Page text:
Culture Docs: Facebook, Netflix and Valve

Marton Trencseni - Sat 18 June 2022 - culture

Introduction

Many companies have some sort of "Culture Doc", a booklet or similar, which explains to new joiners what the company is about. I received Facebook's "Little Red Booklet" when I joined in 2016 February, and I was amazed how good it was. Recently I was researching other companies' Culture Docs, and found a version of Netflix's and Valve's online. It's interesting to compare and contrast what these different companies choose to put in their Culture Doc.

Facebook's Culture Doc is very mission and execution oriented and serious, Netflix is analytical and HR-focused, and Valve's is a lighthearted explanation of how the company works.

Disclaimer: I worked at Facebook in 2016-17. I currently own META stock.

Facebook

Facebook is the best company I ever worked at, mostly because of its awesome mission and impact oriented culture. This is reflected in the Culture Doc, which is easily the best of the three — but, I'm definitely biased. There are many principles (such Move Fast and Break Things) and mental models (such as the Perception vs Reality plot, which I can't find online unfortunately) that I learned at Facebook and I still refer to on a daily basis.

Facebook's Culture Doc is produced by the Facebook Analog Research Laboratory, a little team within the company responsible for making posters and booklets and other analog materials for employees and the office. Fortunately, Ben Barry, who created the booklet, has put a few scans online. All the images below are from his site.

Thinking along the Vision—Mission—Strategy—Tactics—Execution spectrum, Facebook's Culture Doc focuses on Mission and Execution.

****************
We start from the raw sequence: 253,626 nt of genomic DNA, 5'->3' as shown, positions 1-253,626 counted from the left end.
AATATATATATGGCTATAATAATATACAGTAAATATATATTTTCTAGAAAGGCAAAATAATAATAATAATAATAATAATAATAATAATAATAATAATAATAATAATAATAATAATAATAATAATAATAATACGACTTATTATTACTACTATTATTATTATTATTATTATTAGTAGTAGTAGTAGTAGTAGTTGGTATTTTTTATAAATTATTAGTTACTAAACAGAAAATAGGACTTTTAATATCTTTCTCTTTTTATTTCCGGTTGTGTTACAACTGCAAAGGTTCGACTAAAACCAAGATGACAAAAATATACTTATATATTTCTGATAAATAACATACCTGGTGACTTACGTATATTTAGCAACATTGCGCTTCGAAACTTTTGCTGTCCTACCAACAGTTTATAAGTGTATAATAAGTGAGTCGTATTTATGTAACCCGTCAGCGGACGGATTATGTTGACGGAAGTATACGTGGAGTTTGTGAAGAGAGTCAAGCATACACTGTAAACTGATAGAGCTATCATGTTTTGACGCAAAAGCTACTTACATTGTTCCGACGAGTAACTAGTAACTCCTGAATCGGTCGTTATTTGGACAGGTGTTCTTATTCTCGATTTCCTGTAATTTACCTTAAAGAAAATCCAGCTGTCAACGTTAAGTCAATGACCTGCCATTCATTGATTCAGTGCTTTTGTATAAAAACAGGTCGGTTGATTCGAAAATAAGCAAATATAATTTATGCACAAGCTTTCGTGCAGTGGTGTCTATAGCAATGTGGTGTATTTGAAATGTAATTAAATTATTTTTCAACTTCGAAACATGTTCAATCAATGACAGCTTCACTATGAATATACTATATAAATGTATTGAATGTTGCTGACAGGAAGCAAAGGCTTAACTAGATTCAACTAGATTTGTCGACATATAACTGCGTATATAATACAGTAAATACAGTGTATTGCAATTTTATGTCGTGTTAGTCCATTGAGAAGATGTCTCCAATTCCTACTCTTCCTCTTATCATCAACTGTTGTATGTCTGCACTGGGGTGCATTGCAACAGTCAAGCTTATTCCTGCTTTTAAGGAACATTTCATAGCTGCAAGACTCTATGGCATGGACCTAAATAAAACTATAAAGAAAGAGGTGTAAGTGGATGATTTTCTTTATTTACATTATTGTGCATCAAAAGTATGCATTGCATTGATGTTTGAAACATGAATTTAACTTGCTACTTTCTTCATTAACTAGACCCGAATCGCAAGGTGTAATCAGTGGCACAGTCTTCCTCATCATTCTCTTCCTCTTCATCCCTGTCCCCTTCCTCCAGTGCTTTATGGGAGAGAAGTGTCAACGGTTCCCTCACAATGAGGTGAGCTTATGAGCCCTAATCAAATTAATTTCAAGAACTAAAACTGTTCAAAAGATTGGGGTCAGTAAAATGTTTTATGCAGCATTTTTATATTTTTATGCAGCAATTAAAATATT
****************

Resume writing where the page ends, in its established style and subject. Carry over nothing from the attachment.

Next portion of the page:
Facebook

Facebook was originally not created to be a company.

Facebook

Changing how people communicate will always change the world.

Facebook

What happens when everyone can put their message in front of a lot of people?

Facebook

Each Facebook engineer is responsible for approximately 1,000,000 people using Facebook. (My old edition says 433,000...)

Facebook

There is no point in having a 5-year plan in this industry.

Facebook

Hacking can be playful — as long as it works.

Facebook

Greatness and comfort rarely coexist.

Facebook

Neither snow, nor rain, nor heat, nor gloom of night keeps these hackers from the swift completion of their code.

Facebook

The quick shall inherit the Earth.

Facebook

When you don't realize what you can't do, you can do some pretty cool stuff.

Facebook

Remember, people don't use Facebook because they like us. They use it because they like their friends. 👍

Facebook

We don't build services to make money. We make money to build better services.

Facebook

If we don't create the thing that kills Facebook, some else will. #metaverse

Unfortunately most pages of the booklet are not available scanned, but in some cases the same message is available in scanned poster form:

Facebook

Move fast and break things.

Facebook

Done is better than perfect.

Facebook

What would you do if you weren't afraid?

Facebook

Fail harder.

Facebook